Even what we consider ‘pop’ music sounds far different in Japan or Lebanon or Bollywood.

Music Education

From Sun Ra to The Velvet Underground: The Producer Who Made a Lane For The Strange

When people think of some of the greatest producers of the 20th century many people think of guys like Brian Wilson, Phil Spector, George Martin, Quincy Jones, Teo Macero, or Brian Eno. One producer who doesn’t come up often and has seemed to have faded away into obscurity is Tom Wilson. Recently, I’ve been listening to some of Tom Wilson’s work nonstop so I would like to highlight him and hope he can be brought back into popularity.

Tom Wilson got his start during the 50s when he started his own record label for jazz records called Transition Records. This label would introduce a lot of people to the newest genre pushing talents in jazz like Donald Byrd and Cecil Taylor. Wilson also got to produce a Cecil Taylor album with John Coltrane as the saxophonist that would later be released as “Coltrane Time” under Coltrane’s name.

Read more: From Sun Ra to The Velvet Underground: The Producer Who Made a Lane For The Strange

But most notably, Tom Wilson introduced the world to Sun Ra, who would become one of the greatest jazz artists of all time and an influence on many artists. Tom Wilson was not only putting artists out on his label but was also producing their albums as well as giving them a place to experiment.

After his run at Transition ended, Tom Wilson would end up at Columbia records becoming the first African American to hold the staff producer title at Columbia.

This is where he would start to produce for his most famous collaborator– Bob Dylan. Wilson started to produce for Dylan during “The Freewheelin’ Bob Dylan” sessions. He produced four tracks on the album which many claim this is Dylans best album during his folk period. Wilson initially wasn’t too excited about working with Dylan because he favored jazz over folk but after hearing his lyrics he was “flabbergasted.”

He would go onto produce “The Times They Are a-Changin'” and “Another Side of Bob Dylan.” Their collaboration really started to shine on Dylans next album “Bringing It All Back Home” where Dylan famously went electric which would cause one of the largest shifts in rock music. You can hear Wilson’s voice at the start of Bob Dylan’s 115th Dream and you can even see him in an alternate take of the famous “Subterranean Homesick Blues” music video.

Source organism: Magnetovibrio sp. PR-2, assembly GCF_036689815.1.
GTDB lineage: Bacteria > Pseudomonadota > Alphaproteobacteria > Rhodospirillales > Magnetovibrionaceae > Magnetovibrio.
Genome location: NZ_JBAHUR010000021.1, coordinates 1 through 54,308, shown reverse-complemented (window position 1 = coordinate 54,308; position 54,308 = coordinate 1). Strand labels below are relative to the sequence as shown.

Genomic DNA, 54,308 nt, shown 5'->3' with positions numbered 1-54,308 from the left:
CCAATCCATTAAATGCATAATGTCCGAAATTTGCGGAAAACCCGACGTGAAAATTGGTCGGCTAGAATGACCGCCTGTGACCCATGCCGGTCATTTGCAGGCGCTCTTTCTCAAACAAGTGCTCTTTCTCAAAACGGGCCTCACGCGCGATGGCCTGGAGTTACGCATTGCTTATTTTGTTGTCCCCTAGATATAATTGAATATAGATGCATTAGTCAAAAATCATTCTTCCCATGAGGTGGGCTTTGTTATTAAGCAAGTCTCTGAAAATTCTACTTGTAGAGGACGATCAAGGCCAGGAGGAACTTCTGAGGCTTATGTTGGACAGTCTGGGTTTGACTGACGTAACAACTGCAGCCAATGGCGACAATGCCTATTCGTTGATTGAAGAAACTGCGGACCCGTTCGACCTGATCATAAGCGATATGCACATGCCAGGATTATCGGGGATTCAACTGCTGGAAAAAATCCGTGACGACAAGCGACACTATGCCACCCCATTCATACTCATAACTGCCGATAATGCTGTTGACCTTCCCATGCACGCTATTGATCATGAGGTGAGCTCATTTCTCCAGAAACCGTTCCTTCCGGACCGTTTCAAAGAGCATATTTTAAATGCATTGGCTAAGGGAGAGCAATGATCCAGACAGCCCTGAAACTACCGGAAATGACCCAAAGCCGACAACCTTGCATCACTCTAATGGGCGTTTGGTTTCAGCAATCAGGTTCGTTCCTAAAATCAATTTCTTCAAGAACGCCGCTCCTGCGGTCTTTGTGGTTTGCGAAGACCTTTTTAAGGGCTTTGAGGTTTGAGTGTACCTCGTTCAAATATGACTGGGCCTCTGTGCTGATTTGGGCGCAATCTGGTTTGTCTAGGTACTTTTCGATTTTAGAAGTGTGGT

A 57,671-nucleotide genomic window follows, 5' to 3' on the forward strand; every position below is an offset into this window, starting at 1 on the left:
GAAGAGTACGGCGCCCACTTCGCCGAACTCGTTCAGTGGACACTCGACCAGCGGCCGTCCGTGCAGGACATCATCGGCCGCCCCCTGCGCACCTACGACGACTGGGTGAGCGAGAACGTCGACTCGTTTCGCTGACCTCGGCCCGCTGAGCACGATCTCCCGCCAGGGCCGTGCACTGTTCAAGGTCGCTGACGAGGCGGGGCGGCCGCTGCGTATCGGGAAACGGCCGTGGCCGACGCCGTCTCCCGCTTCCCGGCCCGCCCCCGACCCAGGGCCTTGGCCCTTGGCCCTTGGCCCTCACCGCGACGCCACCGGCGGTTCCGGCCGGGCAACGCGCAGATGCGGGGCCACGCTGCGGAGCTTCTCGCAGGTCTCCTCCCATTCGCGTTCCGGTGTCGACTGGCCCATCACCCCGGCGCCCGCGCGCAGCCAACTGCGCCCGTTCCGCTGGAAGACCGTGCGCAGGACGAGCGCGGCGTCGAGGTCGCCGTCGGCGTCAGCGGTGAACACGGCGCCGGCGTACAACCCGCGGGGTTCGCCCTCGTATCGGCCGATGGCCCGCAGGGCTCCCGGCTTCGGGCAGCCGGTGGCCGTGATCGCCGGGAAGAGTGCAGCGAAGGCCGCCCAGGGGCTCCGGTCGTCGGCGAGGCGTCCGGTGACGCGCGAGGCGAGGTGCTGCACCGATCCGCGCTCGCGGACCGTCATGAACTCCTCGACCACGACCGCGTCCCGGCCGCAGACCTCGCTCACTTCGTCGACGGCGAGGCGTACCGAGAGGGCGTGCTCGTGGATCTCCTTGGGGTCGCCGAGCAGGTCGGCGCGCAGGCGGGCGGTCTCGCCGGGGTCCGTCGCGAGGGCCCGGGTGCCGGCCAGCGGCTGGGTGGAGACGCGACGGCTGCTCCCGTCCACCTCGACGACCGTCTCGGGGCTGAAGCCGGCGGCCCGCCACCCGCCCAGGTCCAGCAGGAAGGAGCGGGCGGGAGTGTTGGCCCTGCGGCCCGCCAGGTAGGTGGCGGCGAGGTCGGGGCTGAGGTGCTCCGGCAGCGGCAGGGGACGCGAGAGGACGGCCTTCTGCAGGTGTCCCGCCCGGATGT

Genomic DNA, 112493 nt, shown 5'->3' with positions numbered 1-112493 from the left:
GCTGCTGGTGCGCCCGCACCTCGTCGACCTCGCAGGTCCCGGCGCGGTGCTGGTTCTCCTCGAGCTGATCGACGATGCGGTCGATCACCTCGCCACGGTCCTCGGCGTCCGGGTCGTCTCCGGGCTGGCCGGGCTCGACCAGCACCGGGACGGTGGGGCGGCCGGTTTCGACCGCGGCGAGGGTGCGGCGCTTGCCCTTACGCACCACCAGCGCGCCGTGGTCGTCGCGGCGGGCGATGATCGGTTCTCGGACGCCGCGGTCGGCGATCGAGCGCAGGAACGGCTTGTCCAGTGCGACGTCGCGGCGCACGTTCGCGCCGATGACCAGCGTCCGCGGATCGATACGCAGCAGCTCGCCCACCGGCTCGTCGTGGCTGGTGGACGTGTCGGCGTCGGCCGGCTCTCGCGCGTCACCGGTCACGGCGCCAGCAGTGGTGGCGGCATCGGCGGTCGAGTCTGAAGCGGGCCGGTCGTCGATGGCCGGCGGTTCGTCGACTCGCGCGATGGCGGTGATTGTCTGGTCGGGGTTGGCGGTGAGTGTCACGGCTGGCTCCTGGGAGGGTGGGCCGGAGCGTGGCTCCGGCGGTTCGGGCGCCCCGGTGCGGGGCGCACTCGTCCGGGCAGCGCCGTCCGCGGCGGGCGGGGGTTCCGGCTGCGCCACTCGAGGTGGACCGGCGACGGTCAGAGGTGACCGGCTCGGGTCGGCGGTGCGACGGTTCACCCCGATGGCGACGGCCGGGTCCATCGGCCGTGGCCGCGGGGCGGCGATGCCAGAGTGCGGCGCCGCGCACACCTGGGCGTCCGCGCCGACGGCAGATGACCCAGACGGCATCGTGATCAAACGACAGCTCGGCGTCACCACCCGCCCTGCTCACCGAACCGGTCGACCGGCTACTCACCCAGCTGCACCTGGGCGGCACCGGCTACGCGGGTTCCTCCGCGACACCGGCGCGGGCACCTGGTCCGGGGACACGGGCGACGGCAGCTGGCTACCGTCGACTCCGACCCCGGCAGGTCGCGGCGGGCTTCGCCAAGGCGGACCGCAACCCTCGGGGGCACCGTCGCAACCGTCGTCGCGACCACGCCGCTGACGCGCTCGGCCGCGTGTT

Many people credit Wilson with causing Dylan to go electric but that is up for debate, he certainly helped bring it together at the very least. Wilson and Dylan’s collaboration would end after Wilson produced “Like a Rolling Stone” but would get replaced for Bob Johnston for the rest of the Highway 61 sessions.

While at Columbia, Tom Wilson also produced the first Simon and Garfunkel album ” Wednesday Morning, 3 A.M.” This album at first did not do well which led to Simon and Garfunkel splitting up, but then eventually “The Sound of Silence” would gain a bit of airplay at college radio stations.

Wilson, seeing the minor success, would then create a version of the song with a rock backing band which caused it to be a number one hit and would bring Simon and Garfunkel to get back together and go on to become some of the highest selling artists of all time.

After leaving Columbia Wilson would end up at MGM where he would eventually get with The Velvet Underground. Even though Andy Warhol is listed as the producer Lou Reed and John Cale both state the Tom Wilson was the real producer of the groups debut ” The Velvet Underground & Nico.”

This album wasn’t initially commercially successful but would eventually become on of the most influential albums of all time and would be credited with many sub-genres of rock music like punk and drone. Wilson would produce the next Velvet Underground album “White Light/White Heat” which again was extremely influential and eventually loved by many.

Wilson would also produce Nico’s first album “Chelsea Girl” which again for a third time would go onto become a loved and influential album. John Cale would go onto say that “The band never again had as good a producer as Tom Wilson.”

While at MGM, within two months of producing the first Velvet Underground album, Wilson went on to produce the first Mothers of Invention album “Freak Out” which would start Frank Zappa’s career and would be a hugely influential album being cited as a major influence on The Beatles “Sgt. Peppers Lonely Hearts Club Band.”

He would go on to produce the second Mothers of Invention album “Absolutely Free.” Zappa states that “Tom Wilson was a great guy. He had vision, you know? And he really stood by us” and also “Wilson was sticking his neck out. He laid his job on the line by producing the album.”

Many of the albums Tom Wilson would work on would have the same thing associated with them: risk and influence. Wilson never wasn’t pushing the norms of music and the artists he was working whether it was Sun Ra’s space jazz, Dylans electric era, or The Velvet Underground creating early punk rock Wilson pushed for it. He would bring many of the best albums into fruition and for that I hope the next time the greatest producer conversation is being discussed Tom Wilson is in that conversation.